3 Probabilistic Analysis
So far no search of the Solar System has found unequivocal evidence of NTAs, but few, if any, of these attempts would be capable of detecting a 1 to 10 meter probe. If NTAs do exist in near-Earth orbit, on the moon, or other nearby locations, then they probably still remain undetectable by humans. Because we cannot know if NTAs exist until we actually detect one, it is therefore of interest to determine how sure we can be that we should have already found any NTAs lurking in the Solar System. Or, to put it another way: based on our searches to-date, how confident are we that the Solar System is free of NTAs?
We approach this problem by considering a search for NTAs within a volume . We define the hypothesis = “NTAs are present within a volume ” so that its logical complement is = “NTAs are not present within a volume ”. We also represent incomplete and partial searches of with the sub-sampled volume = “A sub-sampling of at spatial resolution ” that finds no NTAs. Using these statements, we can describe the conditional probability as the probability that no NTAs exist within given a null search of any geometry. Following Ambaum (2010), we can expand this probability using Bayes’ theorem:
where is the prior odds ratio for our hypothesis. The prior odds ratio represents a likelihood ratio of the probability of to the probability of and can be interpreted as our bias toward a galaxy teeming with intelligence (low prior odds) or a galaxy in which life is rare (high prior odds). Thus we see that our expression for depends on both the prior odds and the conditional probability .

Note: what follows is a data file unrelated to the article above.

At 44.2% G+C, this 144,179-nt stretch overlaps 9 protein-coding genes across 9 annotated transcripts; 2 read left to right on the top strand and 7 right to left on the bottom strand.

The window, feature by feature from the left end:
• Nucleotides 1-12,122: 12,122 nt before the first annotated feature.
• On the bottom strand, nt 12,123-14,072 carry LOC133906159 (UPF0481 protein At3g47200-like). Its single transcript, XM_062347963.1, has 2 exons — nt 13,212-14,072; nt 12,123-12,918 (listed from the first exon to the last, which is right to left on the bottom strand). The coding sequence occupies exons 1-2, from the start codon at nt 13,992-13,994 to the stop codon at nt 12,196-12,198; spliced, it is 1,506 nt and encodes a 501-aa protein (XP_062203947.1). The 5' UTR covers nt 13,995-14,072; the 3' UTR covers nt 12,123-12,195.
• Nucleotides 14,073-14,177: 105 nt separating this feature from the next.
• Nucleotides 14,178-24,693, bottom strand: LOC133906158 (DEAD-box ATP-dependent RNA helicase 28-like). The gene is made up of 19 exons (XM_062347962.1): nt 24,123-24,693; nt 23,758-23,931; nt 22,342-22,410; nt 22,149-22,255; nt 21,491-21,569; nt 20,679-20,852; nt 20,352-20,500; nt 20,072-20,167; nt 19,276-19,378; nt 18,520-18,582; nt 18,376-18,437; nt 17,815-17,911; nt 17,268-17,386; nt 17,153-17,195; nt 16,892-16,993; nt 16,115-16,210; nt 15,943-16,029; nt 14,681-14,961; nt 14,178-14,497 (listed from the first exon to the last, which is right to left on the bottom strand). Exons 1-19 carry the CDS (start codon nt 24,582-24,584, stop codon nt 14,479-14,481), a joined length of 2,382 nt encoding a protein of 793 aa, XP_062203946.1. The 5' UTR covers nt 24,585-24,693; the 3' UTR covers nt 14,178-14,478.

The term represents the probability that a search returns null results when in fact NTAs actually do exist within . One case in which this may occur is if the spatial resolution (with dimensions of length) in the search is too coarse to resolve an NTA of diameter ; that is, if . Here we are guaranteed to miss any NTAs because their small size eludes observation. On the other hand, if we somehow manage to completely survey our entire volume so that , then we are guaranteed to find any NTAs that are present so long as . We can use these limiting cases to write an equation for as